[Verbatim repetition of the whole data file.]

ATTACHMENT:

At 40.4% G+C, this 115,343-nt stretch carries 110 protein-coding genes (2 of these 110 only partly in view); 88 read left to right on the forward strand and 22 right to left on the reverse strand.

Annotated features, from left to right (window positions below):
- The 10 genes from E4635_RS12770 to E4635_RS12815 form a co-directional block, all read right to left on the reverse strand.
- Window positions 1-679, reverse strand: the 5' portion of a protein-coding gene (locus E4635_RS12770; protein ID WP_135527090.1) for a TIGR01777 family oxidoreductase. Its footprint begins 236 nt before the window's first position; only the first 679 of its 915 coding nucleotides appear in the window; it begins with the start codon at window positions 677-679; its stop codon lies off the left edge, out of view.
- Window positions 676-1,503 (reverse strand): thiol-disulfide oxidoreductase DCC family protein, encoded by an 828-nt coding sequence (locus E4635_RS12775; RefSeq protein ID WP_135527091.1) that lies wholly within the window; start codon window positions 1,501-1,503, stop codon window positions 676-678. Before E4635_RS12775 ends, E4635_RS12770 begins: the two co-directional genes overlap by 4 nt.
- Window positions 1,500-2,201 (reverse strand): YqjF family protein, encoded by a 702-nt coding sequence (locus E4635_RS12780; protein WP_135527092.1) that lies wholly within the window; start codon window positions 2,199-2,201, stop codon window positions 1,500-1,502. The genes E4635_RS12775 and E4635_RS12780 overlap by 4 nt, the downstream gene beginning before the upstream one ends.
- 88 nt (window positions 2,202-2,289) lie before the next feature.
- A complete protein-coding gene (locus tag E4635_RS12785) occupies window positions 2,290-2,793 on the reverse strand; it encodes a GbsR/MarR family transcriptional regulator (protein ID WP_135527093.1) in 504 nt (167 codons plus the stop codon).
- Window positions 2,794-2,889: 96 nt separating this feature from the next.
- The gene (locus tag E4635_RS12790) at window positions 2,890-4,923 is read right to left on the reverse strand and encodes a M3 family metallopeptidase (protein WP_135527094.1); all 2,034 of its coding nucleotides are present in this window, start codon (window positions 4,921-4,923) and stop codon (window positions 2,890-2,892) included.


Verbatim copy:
At 40.4% G+C, this 115,343-nt stretch carries 110 protein-coding genes (2 of these 110 only partly in view); 88 read left to right on the forward strand and 22 right to left on the reverse strand.

Annotated features, from left to right (window positions below):
- The 10 genes from E4635_RS12770 to E4635_RS12815 form a co-directional block, all read right to left on the reverse strand.
- Window positions 1-679, reverse strand: the 5' portion of a protein-coding gene (locus E4635_RS12770; protein ID WP_135527090.1) for a TIGR01777 family oxidoreductase. Its footprint begins 236 nt before the window's first position; only the first 679 of its 915 coding nucleotides appear in the window; it begins with the start codon at window positions 677-679; its stop codon lies off the left edge, out of view.
- Window positions 676-1,503 (reverse strand): thiol-disulfide oxidoreductase DCC family protein, encoded by an 828-nt coding sequence (locus E4635_RS12775; RefSeq protein ID WP_135527091.1) that lies wholly within the window; start codon window positions 1,501-1,503, stop codon window positions 676-678. Before E4635_RS12775 ends, E4635_RS12770 begins: the two co-directional genes overlap by 4 nt.
- Window positions 1,500-2,201 (reverse strand): YqjF family protein, encoded by a 702-nt coding sequence (locus E4635_RS12780; protein WP_135527092.1) that lies wholly within the window; start codon window positions 2,199-2,201, stop codon window positions 1,500-1,502. The genes E4635_RS12775 and E4635_RS12780 overlap by 4 nt, the downstream gene beginning before the upstream one ends.
- 88 nt (window positions 2,202-2,289) lie before the next feature.
- A complete protein-coding gene (locus tag E4635_RS12785) occupies window positions 2,290-2,793 on the reverse strand; it encodes a GbsR/MarR family transcriptional regulator (protein ID WP_135527093.1) in 504 nt (167 codons plus the stop codon).
- Window positions 2,794-2,889: 96 nt separating this feature from the next.
- The gene (locus tag E4635_RS12790) at window positions 2,890-4,923 is read right to left on the reverse strand and encodes a M3 family metallopeptidase (protein WP_135527094.1); all 2,034 of its coding nucleotides are present in this window, start codon (window positions 4,921-4,923) and stop codon (window positions 2,890-2,892) included.